Burger King is Canadian after they acquired Tim Hortons, Budweiser of all companies now calls Belgium home, and Purina is now Swiss after their merger with Swiss giant Nestle.

What is more than just a little interesting is that many companies have left the USA for the United Kingdom – not exactly known for its liberal tax regime. Many American families have followed and now call London home. Sparking something of a “little America” in England’s capital, they bring that highly attractive Greenback with them. Relocation and migration it’s big businesses not just logistically but also in terms of consumption.  New migrants from America tend to come from backgrounds higher up on the social strata and need services that range from banking to Building Surveyors when they get there.

But it’s not exactly an easy process, so how bad is the tax in America that so many are prepared to navigate the complex migration system practiced in countries like the UK?

Let’s see how America compares.

Firstly, America is only just behind the UK in the Group of 7 nations that between them represent the world’s most industrialized nations, in terms of tax collection. So what’s the attraction? The UK is expensive, the weather takes some getting used to, and post-Brexit is not nearly as competitive as before.

Well, it turns out that they’re moving there precisely. Nearly 40% of American businesses in Britain pre-Brexit had to consider moving to other countries in the European Union. Still, many decided against it – and returned to the United States instead.

Photo By Stux

So if that’s true, and it is – why is it happening?

Well, the plot thickens, and it turns out that the problem that sent American companies packing for shores abroad is the reason they’re returning – American businesses set up company HQs abroad knowing full well that they won’t turn a profit, thereby creating a massive tax write-off opportunity.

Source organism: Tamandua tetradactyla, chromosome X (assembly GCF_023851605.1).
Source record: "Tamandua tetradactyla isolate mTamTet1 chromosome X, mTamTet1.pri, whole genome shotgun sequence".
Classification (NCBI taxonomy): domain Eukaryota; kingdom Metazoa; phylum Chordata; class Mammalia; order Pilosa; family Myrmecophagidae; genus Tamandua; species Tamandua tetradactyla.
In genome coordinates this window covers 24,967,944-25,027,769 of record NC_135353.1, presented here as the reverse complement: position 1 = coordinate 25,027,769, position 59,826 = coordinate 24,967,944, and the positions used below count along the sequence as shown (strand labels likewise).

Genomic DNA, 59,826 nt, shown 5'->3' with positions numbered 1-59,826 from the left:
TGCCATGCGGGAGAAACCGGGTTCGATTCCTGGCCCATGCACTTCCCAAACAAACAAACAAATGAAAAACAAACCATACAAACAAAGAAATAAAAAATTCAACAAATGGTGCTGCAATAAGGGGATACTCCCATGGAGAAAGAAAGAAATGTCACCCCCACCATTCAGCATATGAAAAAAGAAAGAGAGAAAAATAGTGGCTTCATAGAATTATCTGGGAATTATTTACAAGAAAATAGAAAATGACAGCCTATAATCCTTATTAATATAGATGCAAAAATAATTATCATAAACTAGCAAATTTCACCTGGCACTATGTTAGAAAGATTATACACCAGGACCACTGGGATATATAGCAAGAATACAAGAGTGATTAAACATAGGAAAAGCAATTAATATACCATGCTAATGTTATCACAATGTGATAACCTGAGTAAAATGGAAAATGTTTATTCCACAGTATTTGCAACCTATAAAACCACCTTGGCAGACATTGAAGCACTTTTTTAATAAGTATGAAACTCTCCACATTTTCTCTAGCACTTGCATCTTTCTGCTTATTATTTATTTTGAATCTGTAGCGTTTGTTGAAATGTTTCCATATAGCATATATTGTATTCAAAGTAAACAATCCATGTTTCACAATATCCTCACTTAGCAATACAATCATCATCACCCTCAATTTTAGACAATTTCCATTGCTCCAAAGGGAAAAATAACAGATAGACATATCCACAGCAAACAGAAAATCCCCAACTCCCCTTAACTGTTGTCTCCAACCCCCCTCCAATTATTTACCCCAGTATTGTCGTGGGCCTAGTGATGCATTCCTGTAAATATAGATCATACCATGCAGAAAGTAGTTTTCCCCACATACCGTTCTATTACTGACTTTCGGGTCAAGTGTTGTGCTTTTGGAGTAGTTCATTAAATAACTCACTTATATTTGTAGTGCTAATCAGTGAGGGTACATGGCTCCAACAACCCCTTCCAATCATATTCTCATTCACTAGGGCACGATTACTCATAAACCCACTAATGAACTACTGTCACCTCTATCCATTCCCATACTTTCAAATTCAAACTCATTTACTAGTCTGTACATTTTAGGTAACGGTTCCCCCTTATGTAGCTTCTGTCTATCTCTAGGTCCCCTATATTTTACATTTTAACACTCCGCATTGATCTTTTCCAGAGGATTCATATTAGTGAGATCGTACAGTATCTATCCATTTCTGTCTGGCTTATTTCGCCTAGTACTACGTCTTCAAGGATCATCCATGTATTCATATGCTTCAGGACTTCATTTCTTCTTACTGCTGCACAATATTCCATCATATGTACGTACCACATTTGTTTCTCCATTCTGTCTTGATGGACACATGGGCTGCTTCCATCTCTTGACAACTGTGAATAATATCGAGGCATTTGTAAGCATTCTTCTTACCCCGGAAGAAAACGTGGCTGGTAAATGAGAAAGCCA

And therein lies the problem, and it’s a multi-billion dollar problem.

These companies are not breaking any law unless it can be proved that they are deliberately devaluing or mismanaging their companies to gain this advantage, and the short answer to that is this: Good luck with that.

This sort of blatant abuse of the laws of the United States is providing tax campaigners with limitless fodder. It is costing the US economy hundreds of billions of dollars and, in recent times, even more.

The overall issue is way more complex to explain here thoroughly, but certainly, it is skewed to the advantage of CEOs and holding companies.

It is precisely the liberal business environment of the United States that makes it so competitive. Still, it is not necessarily an environment that is shared equitably, at least not yet. Speaking to whether or not you should take advantage of those laws? Only you can decide if that will work for you or not, but what is somewhat unfair is the lack of access to those benefits that the “average Joe” would experience.

By Cory Maki Cory Maki has been verified by Muck Rack's editorial team

Cory Maki is a Staff Editor and the Business Development Manager at Grit Daily. Email [email protected](dot)com for PR pitches, advertising, and sponsored post inquiries.